KRISTY R. ANDERSON, Plaintiff-Appellant,
TAYTE W. TRAMPE, Defendant-Appellee.
Appeal from the Iowa District Court for Boone County, Steven J. Oeth, Judge.
A mother appeals from the denial of her petition to modify the visitation provisions of the parties' stipulated decree.
Daniel J. Tungesvik of Kruse & Dakin, L.L.P., Boone, for appellant.
Ben T. Doran of Doran Law Firm, Boone, for appellee.
Considered by Potterfield, P.J., and Mullins and Bower, JJ.
A mother appeals from the denial of her application to modify the visitation provisions of the parties' stipulated decree. She argues the district court erred in finding no material change in circumstances has occurred to merit modification of the decree. We affirm.
I. Facts and Proceedings.
Kristy Anderson and Tayte Trampe have one child; they entered into a stipulated agreement regarding visitation in 2003. Kristy filed an application to modify this decree in July 2011 to structure visitation around the child's extracurricular activities. Tayte resisted the application to modify. The court found the child's extracurricular activities had made exercising the original visitation agreement more difficult, particularly since the parents live in different towns some distance apart. The court found that Tayte had accommodated the child's schedule by shortening his parenting time on the weekends, but that summer visitation was especially difficult because of the scheduled activity. Acknowledging the less-extensive change in circumstances required for a modification of visitation, the court concluded Kristy had failed to meet her burden of proof, stating:
The court does not find a child's participation in an activity, even one in which the child has some talent, to be a circumstance not contemplated by a judge in signing a stipulated dissolution decree. This is particularly true when the requested modification is going to alter a father's opportunity for maximum continuing physical and emotional contact with his child.
The court encouraged the parties to work together to make sure the child could still participate in the activity, and applauded Tayte for his reasonable accommodations of the child's schedule. Kristy appeals.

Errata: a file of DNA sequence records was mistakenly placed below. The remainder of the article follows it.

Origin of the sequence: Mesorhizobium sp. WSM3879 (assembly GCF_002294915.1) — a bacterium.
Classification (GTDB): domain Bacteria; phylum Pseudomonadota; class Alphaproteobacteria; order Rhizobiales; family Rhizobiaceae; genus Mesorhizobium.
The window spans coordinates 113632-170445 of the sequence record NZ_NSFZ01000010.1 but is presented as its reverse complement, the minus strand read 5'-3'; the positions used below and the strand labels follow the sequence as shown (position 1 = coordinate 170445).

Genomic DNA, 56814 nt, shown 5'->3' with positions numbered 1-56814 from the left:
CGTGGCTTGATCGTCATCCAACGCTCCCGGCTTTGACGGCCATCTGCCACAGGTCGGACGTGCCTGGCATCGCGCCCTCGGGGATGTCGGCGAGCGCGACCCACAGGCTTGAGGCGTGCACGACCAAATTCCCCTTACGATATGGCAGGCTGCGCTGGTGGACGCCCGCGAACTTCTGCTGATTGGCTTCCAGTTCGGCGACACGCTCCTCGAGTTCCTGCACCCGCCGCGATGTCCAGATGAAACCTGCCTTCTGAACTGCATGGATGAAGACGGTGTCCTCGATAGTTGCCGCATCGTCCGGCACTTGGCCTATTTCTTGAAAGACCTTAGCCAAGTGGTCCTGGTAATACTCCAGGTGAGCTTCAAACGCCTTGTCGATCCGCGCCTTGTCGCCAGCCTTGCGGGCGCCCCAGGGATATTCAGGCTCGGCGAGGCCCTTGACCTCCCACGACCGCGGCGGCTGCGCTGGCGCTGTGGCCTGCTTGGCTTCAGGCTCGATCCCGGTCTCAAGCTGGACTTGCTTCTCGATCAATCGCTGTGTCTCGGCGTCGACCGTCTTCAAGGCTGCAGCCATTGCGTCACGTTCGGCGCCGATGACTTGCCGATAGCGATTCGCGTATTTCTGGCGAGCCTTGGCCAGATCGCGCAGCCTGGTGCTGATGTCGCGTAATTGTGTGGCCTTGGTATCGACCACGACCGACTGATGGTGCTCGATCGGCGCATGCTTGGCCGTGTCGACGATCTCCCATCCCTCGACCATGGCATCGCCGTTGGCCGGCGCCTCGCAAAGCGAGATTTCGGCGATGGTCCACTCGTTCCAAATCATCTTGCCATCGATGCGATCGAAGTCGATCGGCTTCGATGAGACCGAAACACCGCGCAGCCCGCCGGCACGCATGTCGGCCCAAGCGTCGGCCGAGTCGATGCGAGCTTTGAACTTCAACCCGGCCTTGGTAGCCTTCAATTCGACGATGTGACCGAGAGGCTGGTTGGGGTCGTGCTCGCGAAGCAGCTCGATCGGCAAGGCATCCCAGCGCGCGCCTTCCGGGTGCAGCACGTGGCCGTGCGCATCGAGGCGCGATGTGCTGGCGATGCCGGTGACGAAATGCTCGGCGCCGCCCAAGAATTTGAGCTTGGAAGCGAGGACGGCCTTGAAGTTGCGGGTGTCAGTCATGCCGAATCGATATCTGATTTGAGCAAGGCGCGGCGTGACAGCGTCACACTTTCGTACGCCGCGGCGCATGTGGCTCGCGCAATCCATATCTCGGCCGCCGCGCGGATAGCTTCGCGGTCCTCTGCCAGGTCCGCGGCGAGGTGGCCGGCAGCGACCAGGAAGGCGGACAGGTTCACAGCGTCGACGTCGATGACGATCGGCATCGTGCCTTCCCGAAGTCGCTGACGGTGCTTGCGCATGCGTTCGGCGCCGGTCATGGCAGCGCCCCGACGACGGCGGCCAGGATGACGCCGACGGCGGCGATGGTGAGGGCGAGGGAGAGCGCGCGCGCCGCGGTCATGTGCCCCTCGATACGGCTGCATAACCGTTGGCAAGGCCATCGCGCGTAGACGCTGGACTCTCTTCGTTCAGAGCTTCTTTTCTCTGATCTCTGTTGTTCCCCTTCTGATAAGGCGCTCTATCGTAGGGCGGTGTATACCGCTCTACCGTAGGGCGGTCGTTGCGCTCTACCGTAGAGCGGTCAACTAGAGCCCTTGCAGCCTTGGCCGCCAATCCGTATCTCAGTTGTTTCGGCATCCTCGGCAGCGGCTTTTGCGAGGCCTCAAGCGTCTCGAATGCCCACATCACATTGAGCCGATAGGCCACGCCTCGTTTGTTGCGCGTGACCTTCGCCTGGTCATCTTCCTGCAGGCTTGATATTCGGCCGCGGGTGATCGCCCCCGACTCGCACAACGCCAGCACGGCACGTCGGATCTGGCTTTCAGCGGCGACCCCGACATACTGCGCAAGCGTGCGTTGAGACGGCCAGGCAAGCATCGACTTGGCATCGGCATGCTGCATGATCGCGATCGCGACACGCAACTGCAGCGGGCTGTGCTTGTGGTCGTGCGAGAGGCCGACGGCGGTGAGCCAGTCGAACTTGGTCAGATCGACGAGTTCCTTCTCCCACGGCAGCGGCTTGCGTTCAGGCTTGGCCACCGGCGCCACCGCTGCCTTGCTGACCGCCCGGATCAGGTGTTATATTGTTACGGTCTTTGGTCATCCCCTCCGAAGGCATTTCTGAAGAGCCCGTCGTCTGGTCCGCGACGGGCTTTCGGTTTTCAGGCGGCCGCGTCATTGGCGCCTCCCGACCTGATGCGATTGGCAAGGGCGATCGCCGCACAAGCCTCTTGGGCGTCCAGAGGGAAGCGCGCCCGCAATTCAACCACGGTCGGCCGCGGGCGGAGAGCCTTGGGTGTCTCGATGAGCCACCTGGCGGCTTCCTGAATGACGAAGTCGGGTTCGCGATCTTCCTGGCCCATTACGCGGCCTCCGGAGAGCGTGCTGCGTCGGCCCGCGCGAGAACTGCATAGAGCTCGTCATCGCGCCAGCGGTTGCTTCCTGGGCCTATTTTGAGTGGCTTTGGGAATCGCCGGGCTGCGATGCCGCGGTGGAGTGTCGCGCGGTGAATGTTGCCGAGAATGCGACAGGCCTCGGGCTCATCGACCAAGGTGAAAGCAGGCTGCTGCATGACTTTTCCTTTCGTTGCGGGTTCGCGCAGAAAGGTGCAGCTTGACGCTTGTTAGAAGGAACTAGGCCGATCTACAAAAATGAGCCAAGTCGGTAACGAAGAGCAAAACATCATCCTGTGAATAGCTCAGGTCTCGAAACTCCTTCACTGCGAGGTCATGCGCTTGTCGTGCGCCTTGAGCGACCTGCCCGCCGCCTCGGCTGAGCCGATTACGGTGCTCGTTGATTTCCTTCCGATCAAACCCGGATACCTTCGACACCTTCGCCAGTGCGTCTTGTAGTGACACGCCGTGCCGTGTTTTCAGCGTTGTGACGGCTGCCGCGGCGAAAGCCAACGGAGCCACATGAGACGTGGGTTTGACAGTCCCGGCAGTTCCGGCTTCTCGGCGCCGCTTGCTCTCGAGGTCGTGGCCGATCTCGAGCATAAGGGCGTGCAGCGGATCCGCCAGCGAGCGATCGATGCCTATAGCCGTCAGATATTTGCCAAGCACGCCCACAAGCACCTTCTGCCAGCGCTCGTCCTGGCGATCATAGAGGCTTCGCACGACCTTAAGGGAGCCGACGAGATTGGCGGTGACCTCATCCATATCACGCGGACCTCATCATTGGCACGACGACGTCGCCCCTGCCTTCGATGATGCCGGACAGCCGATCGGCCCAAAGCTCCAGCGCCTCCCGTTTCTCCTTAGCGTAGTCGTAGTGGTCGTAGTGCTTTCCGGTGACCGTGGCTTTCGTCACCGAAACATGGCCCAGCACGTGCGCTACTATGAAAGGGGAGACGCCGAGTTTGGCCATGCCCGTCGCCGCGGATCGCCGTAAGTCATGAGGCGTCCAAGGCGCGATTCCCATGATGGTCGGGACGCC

Our review in this equity action is de novo; we give deference to the trial court's fact findings, especially those involving the credibility of the witnesses, but we are not bound by those findings. Nicolou v. Clements, 516 N.W.2d 905, 906 (Iowa Ct. App. 1994). This standard for modification of visitation is much lower than that to modify custody. Id. "The appellate courts of this state have consistently held that to justify a modification of visitation rights, the plaintiff must show there has been a change of circumstances since the filing of the decree." Id. Our focus is always on the best interests of the child. Id. "Prior cases have little precedential value, and we must base our decision primarily on the particular circumstances of the parties presently before us." In re Holub, 584 N.W.2d 731, 732 (Iowa Ct. App. 1998). "[W]e recognize the reasonable discretion of the trial court to modify visitation rights and will not disturb its decision unless the record fairly shows it has failed to do equity." In re Marriage of Salmon, 519 N.W.2d 94, 95 (Iowa Ct. App. 1994)
We agree with the district court that the child's extracurricular activities do not constitute a change in circumstances justifying modification of visitation. We give deference to the trial court's opportunity to view the witnesses and determine the facts. Clements, 516 N.W.2d at 906. As children grow older, they become involved in various extracurricular activities. While at times this may make visitation challenging, Tayte and Kristy have worked together to help their child participate ...